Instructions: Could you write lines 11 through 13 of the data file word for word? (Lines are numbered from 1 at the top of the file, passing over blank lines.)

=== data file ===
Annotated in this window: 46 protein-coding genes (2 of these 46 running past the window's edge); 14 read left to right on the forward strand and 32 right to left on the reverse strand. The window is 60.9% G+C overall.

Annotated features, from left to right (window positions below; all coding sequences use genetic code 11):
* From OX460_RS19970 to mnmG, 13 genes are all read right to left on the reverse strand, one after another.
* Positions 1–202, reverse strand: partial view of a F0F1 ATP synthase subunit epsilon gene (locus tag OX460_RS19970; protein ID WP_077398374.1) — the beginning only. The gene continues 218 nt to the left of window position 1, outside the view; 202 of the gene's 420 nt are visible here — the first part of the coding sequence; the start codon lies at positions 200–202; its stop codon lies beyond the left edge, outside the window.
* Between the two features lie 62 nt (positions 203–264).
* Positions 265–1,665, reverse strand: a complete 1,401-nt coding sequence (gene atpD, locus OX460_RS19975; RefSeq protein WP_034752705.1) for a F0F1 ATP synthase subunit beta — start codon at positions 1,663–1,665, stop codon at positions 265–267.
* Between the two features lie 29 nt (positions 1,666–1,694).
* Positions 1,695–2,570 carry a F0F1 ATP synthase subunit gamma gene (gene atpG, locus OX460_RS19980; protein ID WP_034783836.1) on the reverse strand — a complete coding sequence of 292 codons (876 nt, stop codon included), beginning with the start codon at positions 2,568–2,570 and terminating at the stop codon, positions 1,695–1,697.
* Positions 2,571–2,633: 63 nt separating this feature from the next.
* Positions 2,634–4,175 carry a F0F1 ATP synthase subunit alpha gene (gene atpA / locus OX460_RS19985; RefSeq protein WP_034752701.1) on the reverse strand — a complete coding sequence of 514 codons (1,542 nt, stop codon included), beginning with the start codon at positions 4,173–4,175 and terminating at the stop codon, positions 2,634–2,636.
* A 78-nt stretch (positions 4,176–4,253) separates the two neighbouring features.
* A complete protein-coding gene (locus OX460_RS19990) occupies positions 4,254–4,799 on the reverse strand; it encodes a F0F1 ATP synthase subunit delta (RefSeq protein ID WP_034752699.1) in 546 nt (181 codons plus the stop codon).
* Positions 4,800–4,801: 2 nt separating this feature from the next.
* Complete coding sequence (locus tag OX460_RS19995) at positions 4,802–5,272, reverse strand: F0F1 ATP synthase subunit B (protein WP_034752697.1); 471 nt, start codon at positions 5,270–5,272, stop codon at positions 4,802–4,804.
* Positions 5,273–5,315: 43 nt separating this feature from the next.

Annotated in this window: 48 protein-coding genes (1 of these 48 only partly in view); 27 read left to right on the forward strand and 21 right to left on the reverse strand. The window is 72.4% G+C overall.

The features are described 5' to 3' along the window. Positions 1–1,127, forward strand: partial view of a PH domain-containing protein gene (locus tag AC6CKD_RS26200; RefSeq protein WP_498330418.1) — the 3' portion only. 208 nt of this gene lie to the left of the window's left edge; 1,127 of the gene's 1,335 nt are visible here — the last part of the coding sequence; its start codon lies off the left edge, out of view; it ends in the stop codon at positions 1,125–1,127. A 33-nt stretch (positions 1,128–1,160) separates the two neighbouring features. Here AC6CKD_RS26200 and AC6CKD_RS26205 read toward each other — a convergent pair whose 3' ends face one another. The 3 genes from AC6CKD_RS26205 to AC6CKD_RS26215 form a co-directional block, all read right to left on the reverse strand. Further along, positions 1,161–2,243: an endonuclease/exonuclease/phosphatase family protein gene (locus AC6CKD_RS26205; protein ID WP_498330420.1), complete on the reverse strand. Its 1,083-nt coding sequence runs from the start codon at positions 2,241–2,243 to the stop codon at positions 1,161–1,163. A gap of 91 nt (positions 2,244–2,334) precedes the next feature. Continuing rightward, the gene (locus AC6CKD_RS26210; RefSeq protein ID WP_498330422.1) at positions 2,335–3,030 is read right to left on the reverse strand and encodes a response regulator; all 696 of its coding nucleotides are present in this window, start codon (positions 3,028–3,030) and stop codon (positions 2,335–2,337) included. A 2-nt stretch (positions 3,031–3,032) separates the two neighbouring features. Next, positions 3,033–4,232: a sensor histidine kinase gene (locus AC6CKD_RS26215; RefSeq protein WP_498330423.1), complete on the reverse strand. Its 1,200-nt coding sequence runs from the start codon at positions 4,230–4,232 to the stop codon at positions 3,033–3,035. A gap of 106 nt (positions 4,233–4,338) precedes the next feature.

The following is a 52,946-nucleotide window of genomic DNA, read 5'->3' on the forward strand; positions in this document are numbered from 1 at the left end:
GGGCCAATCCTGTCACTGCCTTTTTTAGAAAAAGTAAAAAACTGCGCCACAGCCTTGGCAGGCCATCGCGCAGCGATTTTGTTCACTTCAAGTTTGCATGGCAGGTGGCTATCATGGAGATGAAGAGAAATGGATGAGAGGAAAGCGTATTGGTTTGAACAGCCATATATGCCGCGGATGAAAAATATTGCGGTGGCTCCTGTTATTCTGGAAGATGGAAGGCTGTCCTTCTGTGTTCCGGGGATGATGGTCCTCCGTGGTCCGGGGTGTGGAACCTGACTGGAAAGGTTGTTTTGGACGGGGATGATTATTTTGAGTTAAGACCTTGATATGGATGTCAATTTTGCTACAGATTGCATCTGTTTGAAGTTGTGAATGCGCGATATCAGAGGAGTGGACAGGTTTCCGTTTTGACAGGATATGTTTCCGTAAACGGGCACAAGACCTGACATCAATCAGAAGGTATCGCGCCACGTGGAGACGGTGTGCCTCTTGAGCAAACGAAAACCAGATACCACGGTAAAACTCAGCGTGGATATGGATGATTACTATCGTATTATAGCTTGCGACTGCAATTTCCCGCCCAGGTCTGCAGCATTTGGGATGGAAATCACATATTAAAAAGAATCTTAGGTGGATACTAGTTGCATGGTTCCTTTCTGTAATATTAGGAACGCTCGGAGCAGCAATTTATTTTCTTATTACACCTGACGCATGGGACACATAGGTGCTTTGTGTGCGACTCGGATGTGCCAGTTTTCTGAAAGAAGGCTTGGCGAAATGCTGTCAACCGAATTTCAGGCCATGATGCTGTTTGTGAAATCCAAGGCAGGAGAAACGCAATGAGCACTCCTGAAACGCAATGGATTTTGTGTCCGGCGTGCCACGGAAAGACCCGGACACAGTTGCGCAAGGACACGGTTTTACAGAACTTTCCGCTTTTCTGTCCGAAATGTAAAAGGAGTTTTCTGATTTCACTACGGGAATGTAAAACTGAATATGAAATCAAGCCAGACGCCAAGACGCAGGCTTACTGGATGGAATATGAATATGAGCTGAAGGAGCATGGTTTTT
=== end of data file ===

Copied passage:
* A 78-nt stretch (positions 4,176–4,253) separates the two neighbouring features.
* A complete protein-coding gene (locus OX460_RS19990) occupies positions 4,254–4,799 on the reverse strand; it encodes a F0F1 ATP synthase subunit delta (RefSeq protein ID WP_034752699.1) in 546 nt (181 codons plus the stop codon).
* Positions 4,800–4,801: 2 nt separating this feature from the next.